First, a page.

In truth, that is exactly what Palestinians need to do if they hope to win the PR battle and undermine Israel’s near total domination of America’s foreign policy, which is solidly backed by American public opinion.
If you can’t change American public opinion, you will never change American foreign policy. And until America steps aside from protecting Israel from criticism, as Simon’s CBS report actually accomplishes in a very subtle way, then the conflict will never end.
There will never be peace in Israel.
And Palestine will never exist as a state.
In the end, and from watching the report several times, it sure looked to me like CBS pulled its punches to soften the criticism and leave the question of the fate of Christians up in the air.
All because of Oren’s complaint.
After all, who wants to be accused by Israel of being anti-Semitic?
The writer is an award winning Palestinian American Christian columnist and radio talk show host.
This post has already been read 83 times!
Hanania loves to write about American Arabs in politics, and focuses on Arab life in America.
Currently, he writes weekly columns on Middle East and American Arab issues for the Arab News in Saudi Arabia at www.ArabNews.com. He writes on American politics for the Des Plaines Valley News, Southwest News-Herald, The Regional News newspaper and the Reporter Newspapers. He also writes for the online websites TheArabDailyNews.com and NewsAmericaNetwork.com (Illinois News Network at IllinoisNewsNetwork.com).
Palestinian, American Arab and Christian, Hanania’s parents originate from Jerusalem and Bethlehem. Hanania began in journalism as an activist publishing Chicago’s first English-language American Arab Newspaper “The Middle Eastern Voice” from 1975 through 1977. In 1976, he was hired by the Chicago community newspaper The Southtown Economist (Daily Southtown) and in 1985 was hired by the Chicago Sun-Times and covered Chicago City Hall for both. In 1993, he launched the “The Villager” Newspapers which covered 12 Southwest Chicagoland suburban regions. In 2004, he published “The National Arab American Times” monthly newspaper which was distributed through 12,500 Middle East ethnic food stores in 48 American States.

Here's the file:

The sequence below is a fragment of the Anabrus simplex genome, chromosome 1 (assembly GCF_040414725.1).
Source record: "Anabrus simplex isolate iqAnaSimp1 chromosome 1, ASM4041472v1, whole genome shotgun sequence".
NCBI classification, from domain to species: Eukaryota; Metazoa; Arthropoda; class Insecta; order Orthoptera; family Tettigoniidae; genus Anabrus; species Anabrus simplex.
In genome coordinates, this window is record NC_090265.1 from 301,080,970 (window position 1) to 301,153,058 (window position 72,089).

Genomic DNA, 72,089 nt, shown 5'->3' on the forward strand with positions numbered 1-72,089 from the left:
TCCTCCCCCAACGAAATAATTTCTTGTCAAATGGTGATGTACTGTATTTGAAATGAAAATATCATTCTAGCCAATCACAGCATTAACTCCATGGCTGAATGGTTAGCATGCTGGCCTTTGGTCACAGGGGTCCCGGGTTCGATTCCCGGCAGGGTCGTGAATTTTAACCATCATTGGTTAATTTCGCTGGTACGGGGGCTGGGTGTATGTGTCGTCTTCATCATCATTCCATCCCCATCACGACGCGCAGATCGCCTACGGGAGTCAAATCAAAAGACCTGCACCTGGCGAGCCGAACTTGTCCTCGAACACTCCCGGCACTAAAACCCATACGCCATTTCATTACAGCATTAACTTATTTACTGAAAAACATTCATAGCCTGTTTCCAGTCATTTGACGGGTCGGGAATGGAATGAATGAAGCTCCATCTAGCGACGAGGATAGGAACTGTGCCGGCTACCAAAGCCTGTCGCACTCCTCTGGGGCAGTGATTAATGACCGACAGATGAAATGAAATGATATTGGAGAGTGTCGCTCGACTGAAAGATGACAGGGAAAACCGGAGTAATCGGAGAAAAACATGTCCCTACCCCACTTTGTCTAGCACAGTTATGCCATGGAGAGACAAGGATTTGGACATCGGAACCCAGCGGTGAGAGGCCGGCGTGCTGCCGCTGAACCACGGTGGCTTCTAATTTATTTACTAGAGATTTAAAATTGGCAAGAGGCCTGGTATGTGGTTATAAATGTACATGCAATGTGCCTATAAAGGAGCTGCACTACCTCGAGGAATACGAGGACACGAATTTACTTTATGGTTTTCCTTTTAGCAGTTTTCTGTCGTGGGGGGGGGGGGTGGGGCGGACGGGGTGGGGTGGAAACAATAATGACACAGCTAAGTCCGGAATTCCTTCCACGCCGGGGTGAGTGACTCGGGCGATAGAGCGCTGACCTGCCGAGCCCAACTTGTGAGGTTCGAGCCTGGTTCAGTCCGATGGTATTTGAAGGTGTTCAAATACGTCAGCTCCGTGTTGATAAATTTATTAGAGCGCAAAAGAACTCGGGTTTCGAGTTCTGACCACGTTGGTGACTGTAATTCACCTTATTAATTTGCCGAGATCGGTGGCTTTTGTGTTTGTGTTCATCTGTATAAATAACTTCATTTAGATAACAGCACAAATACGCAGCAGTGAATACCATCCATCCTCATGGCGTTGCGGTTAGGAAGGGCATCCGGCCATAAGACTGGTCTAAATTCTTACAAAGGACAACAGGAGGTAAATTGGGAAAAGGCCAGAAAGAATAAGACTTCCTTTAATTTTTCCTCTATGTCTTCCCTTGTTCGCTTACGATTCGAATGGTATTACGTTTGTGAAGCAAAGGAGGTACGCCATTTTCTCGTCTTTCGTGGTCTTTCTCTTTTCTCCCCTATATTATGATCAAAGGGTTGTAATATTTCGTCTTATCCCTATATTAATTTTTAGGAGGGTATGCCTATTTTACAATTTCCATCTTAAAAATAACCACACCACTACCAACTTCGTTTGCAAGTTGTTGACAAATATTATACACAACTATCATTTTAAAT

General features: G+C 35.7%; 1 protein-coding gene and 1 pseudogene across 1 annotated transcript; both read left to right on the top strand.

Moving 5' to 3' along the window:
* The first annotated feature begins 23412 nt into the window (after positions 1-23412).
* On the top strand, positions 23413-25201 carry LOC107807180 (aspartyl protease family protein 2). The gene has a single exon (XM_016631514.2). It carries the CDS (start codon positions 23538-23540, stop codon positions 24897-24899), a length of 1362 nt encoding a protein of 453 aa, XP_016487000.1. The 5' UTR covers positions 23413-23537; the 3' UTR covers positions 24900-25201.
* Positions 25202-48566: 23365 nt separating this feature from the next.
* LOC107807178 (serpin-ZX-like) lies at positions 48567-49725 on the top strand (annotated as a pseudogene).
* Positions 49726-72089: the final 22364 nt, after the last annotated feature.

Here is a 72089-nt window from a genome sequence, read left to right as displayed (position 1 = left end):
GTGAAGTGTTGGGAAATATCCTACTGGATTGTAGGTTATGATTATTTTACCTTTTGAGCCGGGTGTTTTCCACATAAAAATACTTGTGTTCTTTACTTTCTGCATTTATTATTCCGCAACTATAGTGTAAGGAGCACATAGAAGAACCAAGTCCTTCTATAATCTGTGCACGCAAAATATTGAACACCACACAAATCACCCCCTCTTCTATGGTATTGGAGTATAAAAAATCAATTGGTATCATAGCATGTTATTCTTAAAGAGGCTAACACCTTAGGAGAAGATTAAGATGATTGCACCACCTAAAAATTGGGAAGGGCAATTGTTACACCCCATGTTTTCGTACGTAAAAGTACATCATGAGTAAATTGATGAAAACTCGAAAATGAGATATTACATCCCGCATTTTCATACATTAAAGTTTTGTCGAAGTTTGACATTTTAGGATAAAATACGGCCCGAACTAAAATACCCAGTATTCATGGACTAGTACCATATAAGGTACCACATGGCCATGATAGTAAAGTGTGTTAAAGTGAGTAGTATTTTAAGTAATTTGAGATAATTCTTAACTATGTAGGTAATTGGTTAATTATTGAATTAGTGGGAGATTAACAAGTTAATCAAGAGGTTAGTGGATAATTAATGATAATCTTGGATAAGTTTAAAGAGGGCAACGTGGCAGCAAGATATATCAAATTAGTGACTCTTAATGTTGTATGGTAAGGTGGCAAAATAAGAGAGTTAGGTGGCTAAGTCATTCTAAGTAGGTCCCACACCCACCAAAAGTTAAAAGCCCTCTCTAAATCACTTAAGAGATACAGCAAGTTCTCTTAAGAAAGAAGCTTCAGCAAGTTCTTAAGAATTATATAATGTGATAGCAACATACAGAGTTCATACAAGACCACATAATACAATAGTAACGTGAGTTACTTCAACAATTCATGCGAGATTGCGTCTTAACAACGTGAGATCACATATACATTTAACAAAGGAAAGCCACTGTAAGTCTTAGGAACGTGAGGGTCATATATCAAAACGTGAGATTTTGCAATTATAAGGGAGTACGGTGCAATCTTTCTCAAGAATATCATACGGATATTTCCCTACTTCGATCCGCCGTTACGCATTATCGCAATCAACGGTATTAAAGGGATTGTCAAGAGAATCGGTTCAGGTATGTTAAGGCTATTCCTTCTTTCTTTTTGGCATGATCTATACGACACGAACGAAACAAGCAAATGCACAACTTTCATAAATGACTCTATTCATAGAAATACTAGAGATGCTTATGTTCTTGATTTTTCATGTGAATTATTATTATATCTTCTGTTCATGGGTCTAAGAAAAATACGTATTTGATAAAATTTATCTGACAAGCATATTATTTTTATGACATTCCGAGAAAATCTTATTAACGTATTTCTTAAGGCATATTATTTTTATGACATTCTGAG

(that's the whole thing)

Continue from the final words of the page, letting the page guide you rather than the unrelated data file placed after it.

Hanania is the recipient of four (4) Chicago Headline Club “Peter Lisagor Awards” for Column writing. In November 2006, he was named “Best Ethnic American Columnist” by the New American Media;In 2009, he received the prestigious Sigma Delta Chi Award for Writing from the Society of Professional Journalists. He is the recipient of the MT Mehdi Courage in Journalism Award. Hanania has also received two (2) Chicago Stick-o-Type awards from the Chicago Newspaper Guild, and in 1990 was nominated by the Chicago Sun-Times for a Pulitzer Prize for his four-part series on the Palestinian Intifada.
Hanania’s writings have been published in newspapers around the world. Formerly syndicated by Creators Syndicate, Hanania also has written news, features and Opinion Columns for Al Jazeera English, the Jerusalem Post, YNetNews.com, Arab News, Saudi Gazette, Newsday in New York, the Orlando Sentinel, the Houston Chronicle, The Daily Star, the News of the World, the Daily Yomimuri in Tokyo, Chicago Magazine, the Arlington Heights Daily Herald, and Aramco Magazine. His political columns are published in the Southwest News-Herald and Des Plaines Valley News, Regional News and Palos Reporter newspapers in Chicagoland. Hanania is the President/CEO of Urban Strategies Group media and public affairs consulting which has clients in Illinois, Florida, Michigan and Washington D.C.
Hanania is Palestinian Christian from prominent Bethlehem and Jerusalem families. His wife and son are Jewish and he performs standup comedy lampooning Arab-Jewish relations, advocating for peace based on non-violence, mutual recognition and Two-States.
His Facebook Page is Facebook.com/rghanania
Email him at: RGHanania@gmail.com